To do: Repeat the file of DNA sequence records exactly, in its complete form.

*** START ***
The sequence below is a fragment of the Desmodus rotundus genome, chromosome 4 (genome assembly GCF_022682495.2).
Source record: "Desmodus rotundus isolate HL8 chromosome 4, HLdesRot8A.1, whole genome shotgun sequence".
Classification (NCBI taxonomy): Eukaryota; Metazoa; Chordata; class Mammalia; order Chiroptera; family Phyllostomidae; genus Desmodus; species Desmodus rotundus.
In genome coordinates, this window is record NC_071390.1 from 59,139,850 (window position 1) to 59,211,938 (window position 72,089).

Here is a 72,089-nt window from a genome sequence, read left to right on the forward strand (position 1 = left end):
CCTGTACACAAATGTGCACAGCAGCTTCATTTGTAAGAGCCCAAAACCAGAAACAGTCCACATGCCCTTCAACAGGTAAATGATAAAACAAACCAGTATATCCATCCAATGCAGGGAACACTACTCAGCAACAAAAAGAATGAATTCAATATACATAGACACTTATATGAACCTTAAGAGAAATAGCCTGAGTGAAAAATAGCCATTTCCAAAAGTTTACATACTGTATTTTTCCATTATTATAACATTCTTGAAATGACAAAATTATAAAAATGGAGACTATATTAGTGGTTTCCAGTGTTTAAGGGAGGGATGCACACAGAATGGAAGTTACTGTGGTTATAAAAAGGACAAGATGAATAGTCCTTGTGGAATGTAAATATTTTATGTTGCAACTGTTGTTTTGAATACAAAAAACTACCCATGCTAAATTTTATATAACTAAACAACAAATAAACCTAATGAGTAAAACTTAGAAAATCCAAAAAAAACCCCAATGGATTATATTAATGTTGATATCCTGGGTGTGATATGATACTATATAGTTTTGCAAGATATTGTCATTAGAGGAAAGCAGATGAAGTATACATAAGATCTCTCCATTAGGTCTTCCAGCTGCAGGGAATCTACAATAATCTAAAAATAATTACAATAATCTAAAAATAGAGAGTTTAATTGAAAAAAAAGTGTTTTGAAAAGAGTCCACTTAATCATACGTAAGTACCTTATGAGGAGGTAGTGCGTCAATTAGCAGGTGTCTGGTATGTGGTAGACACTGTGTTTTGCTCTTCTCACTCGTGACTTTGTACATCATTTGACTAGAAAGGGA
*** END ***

The sequence below is a fragment of the Desmodus rotundus genome, chromosome 4 (genome assembly GCF_022682495.2).
Source record: "Desmodus rotundus isolate HL8 chromosome 4, HLdesRot8A.1, whole genome shotgun sequence".
Classification (NCBI taxonomy): Eukaryota; Metazoa; Chordata; class Mammalia; order Chiroptera; family Phyllostomidae; genus Desmodus; species Desmodus rotundus.
In genome coordinates, this window is record NC_071390.1 from 59,139,850 (window position 1) to 59,211,938 (window position 72,089).

Here is a 72,089-nt window from a genome sequence, read left to right on the forward strand (position 1 = left end):
CCTGTACACAAATGTGCACAGCAGCTTCATTTGTAAGAGCCCAAAACCAGAAACAGTCCACATGCCCTTCAACAGGTAAATGATAAAACAAACCAGTATATCCATCCAATGCAGGGAACACTACTCAGCAACAAAAAGAATGAATTCAATATACATAGACACTTATATGAACCTTAAGAGAAATAGCCTGAGTGAAAAATAGCCATTTCCAAAAGTTTACATACTGTATTTTTCCATTATTATAACATTCTTGAAATGACAAAATTATAAAAATGGAGACTATATTAGTGGTTTCCAGTGTTTAAGGGAGGGATGCACACAGAATGGAAGTTACTGTGGTTATAAAAAGGACAAGATGAATAGTCCTTGTGGAATGTAAATATTTTATGTTGCAACTGTTGTTTTGAATACAAAAAACTACCCATGCTAAATTTTATATAACTAAACAACAAATAAACCTAATGAGTAAAACTTAGAAAATCCAAAAAAAACCCCAATGGATTATATTAATGTTGATATCCTGGGTGTGATATGATACTATATAGTTTTGCAAGATATTGTCATTAGAGGAAAGCAGATGAAGTATACATAAGATCTCTCCATTAGGTCTTCCAGCTGCAGGGAATCTACAATAATCTAAAAATAATTACAATAATCTAAAAATAGAGAGTTTAATTGAAAAAAAAGTGTTTTGAAAAGAGTCCACTTAATCATACGTAAGTACCTTATGAGGAGGTAGTGCGTCAATTAGCAGGTGTCTGGTATGTGGTAGACACTGTGTTTTGCTCTTCTCACTCGTGACTTTGTACATCATTTGACTAGAAAGGGA